It’s tempting after a long week, or even on a Monday to huddle around leftover cake in the break room like it’s a life raft, or the bar a block away to talk about how it would be different if you were running things.
I’m going to be honest, not all of your ideas are crap. Some of them have great potential, but pouring them out to you coworkers over drinks and rants that are borderline rage aren’t going to get you very far. The veterinary world is really small, the rumors will travel, and you’ll end up with a reputation you didn’t anticipate and won’t serve your goals.
Here’s an idea to do instead: Get involved. It’s easy, anyone can do it. Check in with your local technician or veterinary associations; they are always looking for people to man booths at job fairs and conferences. Get to know people. Moderate at your favorite CE conferences. Offer to moderate for tracks that interest you. Bonus, you usually get more than just awesome CE out of moderating: there are usually gifts, moderator meals, and discounted registration. It’s a tremendous networking opportunity.
Don’t know who to talk to first? Talk to your local reps who come in to the clinic. They are your number one fan. To start off with, most of them were you. Most industry reps came out of practice at one point and they have a tremendous amount of insight to offer. Find the information booth at the next conference you’re at and ask the how you can help this year or next.
It’s tempting to rant around that stale leftover cake about how technicians don’t have enough respect and how a client asked you what you did today, but the burden of that isn’t on NAVTA. It’s not on your state organization. That burden is on you. It’s on you to educate your clients, to educate your colleagues, and be to involved at every level.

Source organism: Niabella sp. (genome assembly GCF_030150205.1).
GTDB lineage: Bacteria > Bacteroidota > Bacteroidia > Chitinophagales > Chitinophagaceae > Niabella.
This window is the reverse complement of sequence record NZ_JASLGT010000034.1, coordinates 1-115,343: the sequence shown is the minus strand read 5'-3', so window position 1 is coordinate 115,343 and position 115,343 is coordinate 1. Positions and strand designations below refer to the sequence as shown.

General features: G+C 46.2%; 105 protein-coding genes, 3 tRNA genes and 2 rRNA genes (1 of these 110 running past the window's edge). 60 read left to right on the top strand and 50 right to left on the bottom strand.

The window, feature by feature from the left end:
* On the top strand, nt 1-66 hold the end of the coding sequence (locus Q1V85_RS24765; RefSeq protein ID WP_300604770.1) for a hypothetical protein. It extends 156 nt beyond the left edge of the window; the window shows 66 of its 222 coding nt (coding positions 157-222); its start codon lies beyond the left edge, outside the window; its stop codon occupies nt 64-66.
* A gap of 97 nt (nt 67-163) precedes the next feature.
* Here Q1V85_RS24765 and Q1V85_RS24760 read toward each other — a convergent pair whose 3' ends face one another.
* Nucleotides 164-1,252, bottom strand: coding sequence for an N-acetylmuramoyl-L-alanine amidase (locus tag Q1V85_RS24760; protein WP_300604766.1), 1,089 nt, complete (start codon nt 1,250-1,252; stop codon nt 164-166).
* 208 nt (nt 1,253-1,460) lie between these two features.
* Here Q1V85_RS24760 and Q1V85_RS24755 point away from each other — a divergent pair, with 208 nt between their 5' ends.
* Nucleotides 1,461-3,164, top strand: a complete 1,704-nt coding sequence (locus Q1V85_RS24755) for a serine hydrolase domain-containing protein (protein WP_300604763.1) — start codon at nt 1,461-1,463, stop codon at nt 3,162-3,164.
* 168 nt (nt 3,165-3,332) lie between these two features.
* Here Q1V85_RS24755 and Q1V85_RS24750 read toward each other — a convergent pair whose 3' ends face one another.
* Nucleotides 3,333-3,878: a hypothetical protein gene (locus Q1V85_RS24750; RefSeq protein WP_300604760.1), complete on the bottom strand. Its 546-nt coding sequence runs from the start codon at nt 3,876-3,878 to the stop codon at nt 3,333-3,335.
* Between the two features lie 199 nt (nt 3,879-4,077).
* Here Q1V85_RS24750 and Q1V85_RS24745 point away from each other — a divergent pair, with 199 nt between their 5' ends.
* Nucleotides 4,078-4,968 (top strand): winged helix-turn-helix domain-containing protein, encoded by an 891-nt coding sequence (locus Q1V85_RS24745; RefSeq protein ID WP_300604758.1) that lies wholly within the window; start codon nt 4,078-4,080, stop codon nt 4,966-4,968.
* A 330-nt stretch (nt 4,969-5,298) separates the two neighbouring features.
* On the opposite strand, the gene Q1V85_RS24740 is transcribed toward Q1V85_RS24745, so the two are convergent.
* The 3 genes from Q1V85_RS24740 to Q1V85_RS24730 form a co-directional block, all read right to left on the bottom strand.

Volunteer at local schools and grab some of that enthusiasm and let it carry your cause. Speak up and be present. The vocal minority has a voice, but the voice that brings action with it will always have a better shot at swaying the votes.
Your perspective is unique. You got into this field along your own path and with your own story. The path you’ve taken isn’t the same as mine and I’m grateful for that. You’ve got much experience to teach me. Maybe you had a lot more dentistry training than I did, or that magic moment where you get perfect radiographs. The 15 years of experience I had in emergency and critical care reflects getting those IV catheters in crashing patients every time.
We make a tremendous team when we share our resource and we pool our knowledge. What if we did that? What if we networked and shared our resources instead of hoarding them? What if you chose to be a mentor, and shared knowledge and resources with someone who would benefit from them? What if you were the catalyst to the next stage in their career?
Someone is waiting on you to make the move because they believe in you. They believe you are braver than you think you are. No matter your cause, get out there, be kind, and make a difference.
The views and opinions featured on There, I Said It are those of the authors and do not necessarily reflect the position of the DrAndyRoark.com editorial team.